Key words: Cerebral perfusion; SPECT; PET; Ictal; interictal study.

    INTRODUCTION

    Patients unresponsive to anti-convulsant therapy may be candi-dates for surgical treatment. The pre-surgical evaluation of epilepsy

    1 patients is a multiphase process, involving noninvasive tests such as Electroencephalogram (EEG), neu-ropsychology assessments of verbal and non-verbal memory, MR, and ictal / interictal SPECT/PET.

    Most partial complex seizures originate in the temporal lobe. Un-fortunately scalp EEG often fails to accurately localize the seizure focus. Depth EEG is much more accurate, but it is invasive, requiring a craniotomy. Also, it suffers from regional under-sampling. Patients are said to be medically intractable when seizures remain uncontrolled despite an adequate trial with two of the first-line antiepileptics. This group consists of 0.1 to 0.5 % of the

    2general population . Usually, refra-ctory epilepsy is focal in origin, and mostly involve the temporal lobe. In fact, 50% of patients with TLE can-not be controlled completely with medication. Introduction of new imaging technologies like PET, SPECT and MRI in clinical practice

    has greatly reduced the need for invasive monitoring. They also help to avoid associated postop-erative complications like hemo-rrhage and infection. Brain MRI demonstrates morphologic changes in approximately 80% of patients with epilepsy. However, structural lesions may not always correlate with clinical, EEG and pathologic localization of epileptogenic foci. Therefore, functional information provides a better road map to deli-neate the extent of epileptogenic zone.

    SPECT provides information on neuronal uptake while PET displays the cerebral metabolism. Seizures are associated with pronounced changes in regional cerebral blood flow. SPECT imaging unfolds signi-ficant hyperperfusion at the site corresponding to ictal focus as there occurs a 300 percent increase in cerebral blood flow during an ictal episode. An interictal study should show a hypoperfusion on SPECT or a hypometabolism on PET in the epileptogenic zone (Fig 1). So the real power of SPECT lies in the opportunity of ictal examinations, with a sensitivity ranging from 90 to 97%. However, as interictal SPECT

    has shown low sensitivity (43% to 2 44%) nowadays it is largely re-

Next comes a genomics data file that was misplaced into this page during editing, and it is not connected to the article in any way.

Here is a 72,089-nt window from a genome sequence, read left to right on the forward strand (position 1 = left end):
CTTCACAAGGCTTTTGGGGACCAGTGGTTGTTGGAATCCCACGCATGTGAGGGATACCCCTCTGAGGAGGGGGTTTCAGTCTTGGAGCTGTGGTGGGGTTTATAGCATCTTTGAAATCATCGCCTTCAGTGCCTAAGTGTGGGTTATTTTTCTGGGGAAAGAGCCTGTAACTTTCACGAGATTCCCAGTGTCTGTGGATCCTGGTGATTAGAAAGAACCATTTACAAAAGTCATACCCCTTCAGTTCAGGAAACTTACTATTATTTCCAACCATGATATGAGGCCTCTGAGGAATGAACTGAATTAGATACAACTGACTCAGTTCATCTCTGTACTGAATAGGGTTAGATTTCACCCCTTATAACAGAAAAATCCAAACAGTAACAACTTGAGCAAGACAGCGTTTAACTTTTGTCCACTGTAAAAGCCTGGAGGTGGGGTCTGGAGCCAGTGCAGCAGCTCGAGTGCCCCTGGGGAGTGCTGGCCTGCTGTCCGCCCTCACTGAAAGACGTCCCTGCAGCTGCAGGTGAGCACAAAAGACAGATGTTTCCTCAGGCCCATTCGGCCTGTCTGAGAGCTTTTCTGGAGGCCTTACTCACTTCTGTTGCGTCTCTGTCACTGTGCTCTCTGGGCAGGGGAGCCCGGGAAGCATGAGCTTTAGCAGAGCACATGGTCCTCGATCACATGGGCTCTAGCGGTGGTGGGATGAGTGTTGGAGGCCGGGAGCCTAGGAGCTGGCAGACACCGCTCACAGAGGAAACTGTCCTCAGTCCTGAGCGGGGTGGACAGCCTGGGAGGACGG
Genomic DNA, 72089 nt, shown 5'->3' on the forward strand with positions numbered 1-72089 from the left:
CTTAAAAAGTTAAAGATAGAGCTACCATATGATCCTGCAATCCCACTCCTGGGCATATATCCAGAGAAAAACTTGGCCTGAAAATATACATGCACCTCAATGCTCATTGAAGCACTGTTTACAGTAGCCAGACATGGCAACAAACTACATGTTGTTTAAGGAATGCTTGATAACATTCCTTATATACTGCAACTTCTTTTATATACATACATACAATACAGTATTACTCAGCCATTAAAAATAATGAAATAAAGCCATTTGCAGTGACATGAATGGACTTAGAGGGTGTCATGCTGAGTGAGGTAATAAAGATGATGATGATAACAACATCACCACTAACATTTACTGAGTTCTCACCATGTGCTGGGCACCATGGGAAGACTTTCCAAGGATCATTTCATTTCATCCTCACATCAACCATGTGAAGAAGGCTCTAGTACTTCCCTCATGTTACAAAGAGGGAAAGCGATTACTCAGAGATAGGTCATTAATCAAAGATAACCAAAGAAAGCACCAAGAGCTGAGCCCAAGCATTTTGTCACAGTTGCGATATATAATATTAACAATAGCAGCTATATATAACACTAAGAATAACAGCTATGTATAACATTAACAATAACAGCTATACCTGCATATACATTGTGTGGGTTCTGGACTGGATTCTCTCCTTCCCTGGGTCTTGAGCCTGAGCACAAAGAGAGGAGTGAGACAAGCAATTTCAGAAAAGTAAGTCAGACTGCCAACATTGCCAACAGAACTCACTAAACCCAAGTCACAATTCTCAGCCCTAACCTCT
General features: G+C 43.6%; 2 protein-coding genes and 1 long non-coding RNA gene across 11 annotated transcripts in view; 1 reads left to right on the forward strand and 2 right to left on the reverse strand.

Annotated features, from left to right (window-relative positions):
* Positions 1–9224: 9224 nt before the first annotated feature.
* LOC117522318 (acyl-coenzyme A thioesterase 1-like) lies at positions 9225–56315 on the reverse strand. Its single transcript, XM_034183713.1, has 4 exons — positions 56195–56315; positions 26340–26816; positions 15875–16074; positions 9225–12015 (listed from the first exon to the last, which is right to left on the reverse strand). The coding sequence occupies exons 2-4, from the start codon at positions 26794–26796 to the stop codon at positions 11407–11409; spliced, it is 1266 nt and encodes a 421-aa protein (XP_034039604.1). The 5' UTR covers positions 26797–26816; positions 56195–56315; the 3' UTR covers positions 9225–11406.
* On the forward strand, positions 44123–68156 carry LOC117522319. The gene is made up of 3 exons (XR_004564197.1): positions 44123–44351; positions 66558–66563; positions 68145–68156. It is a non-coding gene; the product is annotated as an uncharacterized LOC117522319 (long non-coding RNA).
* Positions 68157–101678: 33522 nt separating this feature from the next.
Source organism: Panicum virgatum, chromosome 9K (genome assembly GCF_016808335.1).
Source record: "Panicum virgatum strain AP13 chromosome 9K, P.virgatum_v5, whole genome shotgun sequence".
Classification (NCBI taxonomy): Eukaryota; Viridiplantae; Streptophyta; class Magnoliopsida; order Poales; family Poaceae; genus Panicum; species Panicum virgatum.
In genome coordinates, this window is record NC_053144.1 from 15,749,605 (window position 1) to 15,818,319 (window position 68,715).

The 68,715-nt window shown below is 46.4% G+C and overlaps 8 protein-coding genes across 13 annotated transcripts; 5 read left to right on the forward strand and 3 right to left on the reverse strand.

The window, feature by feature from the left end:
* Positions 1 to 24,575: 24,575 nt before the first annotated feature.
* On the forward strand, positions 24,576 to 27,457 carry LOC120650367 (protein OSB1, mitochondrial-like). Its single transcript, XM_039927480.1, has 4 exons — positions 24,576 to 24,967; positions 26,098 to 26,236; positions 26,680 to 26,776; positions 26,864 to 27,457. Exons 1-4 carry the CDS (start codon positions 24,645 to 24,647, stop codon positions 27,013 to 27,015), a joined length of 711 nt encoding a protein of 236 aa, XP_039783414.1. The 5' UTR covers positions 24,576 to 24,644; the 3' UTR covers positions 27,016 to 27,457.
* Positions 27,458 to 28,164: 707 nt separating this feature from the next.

18 18placed with F-FDG ( Fluorine lab-eled Flurodeoxyglucose) PET. These images have higher spatial reso-lution (sharper images) and provide a direct measure of regional glucose metabolism. FDG PET ictal study cannot be performed as FDG inj-ection has to be given within 30 sec of an ictal episode (FDG half life is 110 min) and the uptake of FDG into the cerebral tissue post injection is variable and occurs over a period of time which may not represent the actual site of ictal focus. FDG PET is typically positive in patients with hippocampal sclerosis on MRI. It also reveals hypometabolism in a majority of patients with nonlesional temporal lobe epilepsy, even in the absence of hippocampal atrophy.

    The most common pathologic finding in patients with partial sei-zures is mesial temporal sclerosis which is thought to represent a gli-

    3otic scar . Excision of this focus can lead to elimination of the seizures or significantly improved pharma-cologic control in 80% of patients. CT and MRI have low sensitivity for seizure foci detection, 17% and

    434% respectively .

    Vol. 11, NO: 2July - Dec 2015, Page 1 - 44

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    99m Tc ECD cerebral ictal SPECT transaxial images - Show Hyperfusion in Rt temporal lobe (arrow)

    FDG interictal PET - Hypometabolism in Rt temporal lobe corresponding to ictal site.(arrow)

    99m Fig 1 : Tc ECD cerebral ictal SPECT interictal FDG PET (transaxial) images in a classical case of Right Temporal lobe epilepsy.

    CEREBRAL PERFUSION SPECT IMAGING99m Most common cerebral perfusion agent used is Tc

    99mECD( Technetium N, N-1,2-ethylenediylbis-L-cyst-eine diethylester), marketed as Neurolite. It is a lipo-philic agent that crosses the intact blood-brain barrier with a rapid first-pass uptake. Once in the brain, it is metabolized into a polar complex that gets retained within the brain. The brain uptake of the Neurolite is proportional to the cerebral blood flow (CBF) at the time

    3 99mof the injection of the tracer